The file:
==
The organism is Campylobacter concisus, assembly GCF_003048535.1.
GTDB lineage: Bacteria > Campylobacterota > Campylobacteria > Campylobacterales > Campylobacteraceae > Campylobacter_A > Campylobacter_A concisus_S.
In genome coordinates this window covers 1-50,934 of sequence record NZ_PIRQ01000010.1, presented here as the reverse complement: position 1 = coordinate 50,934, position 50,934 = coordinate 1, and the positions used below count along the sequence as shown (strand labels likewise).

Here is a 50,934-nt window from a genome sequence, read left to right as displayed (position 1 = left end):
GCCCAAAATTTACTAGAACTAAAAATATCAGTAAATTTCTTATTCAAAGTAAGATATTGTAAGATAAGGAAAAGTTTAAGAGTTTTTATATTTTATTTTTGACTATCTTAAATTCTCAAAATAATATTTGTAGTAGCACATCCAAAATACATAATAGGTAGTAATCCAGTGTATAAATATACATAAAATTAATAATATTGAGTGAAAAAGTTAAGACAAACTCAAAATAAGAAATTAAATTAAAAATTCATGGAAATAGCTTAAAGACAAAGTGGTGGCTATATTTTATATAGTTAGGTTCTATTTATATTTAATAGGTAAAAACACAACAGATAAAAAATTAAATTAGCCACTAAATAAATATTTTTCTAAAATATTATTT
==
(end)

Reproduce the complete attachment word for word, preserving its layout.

The organism is Campylobacter concisus, assembly GCF_003048535.1.
GTDB lineage: Bacteria > Campylobacterota > Campylobacteria > Campylobacterales > Campylobacteraceae > Campylobacter_A > Campylobacter_A concisus_S.
In genome coordinates this window covers 1-50,934 of sequence record NZ_PIRQ01000010.1, presented here as the reverse complement: position 1 = coordinate 50,934, position 50,934 = coordinate 1, and the positions used below count along the sequence as shown (strand labels likewise).

Here is a 50,934-nt window from a genome sequence, read left to right as displayed (position 1 = left end):
GCCCAAAATTTACTAGAACTAAAAATATCAGTAAATTTCTTATTCAAAGTAAGATATTGTAAGATAAGGAAAAGTTTAAGAGTTTTTATATTTTATTTTTGACTATCTTAAATTCTCAAAATAATATTTGTAGTAGCACATCCAAAATACATAATAGGTAGTAATCCAGTGTATAAATATACATAAAATTAATAATATTGAGTGAAAAAGTTAAGACAAACTCAAAATAAGAAATTAAATTAAAAATTCATGGAAATAGCTTAAAGACAAAGTGGTGGCTATATTTTATATAGTTAGGTTCTATTTATATTTAATAGGTAAAAACACAACAGATAAAAAATTAAATTAGCCACTAAATAAATATTTTTCTAAAATATTATTT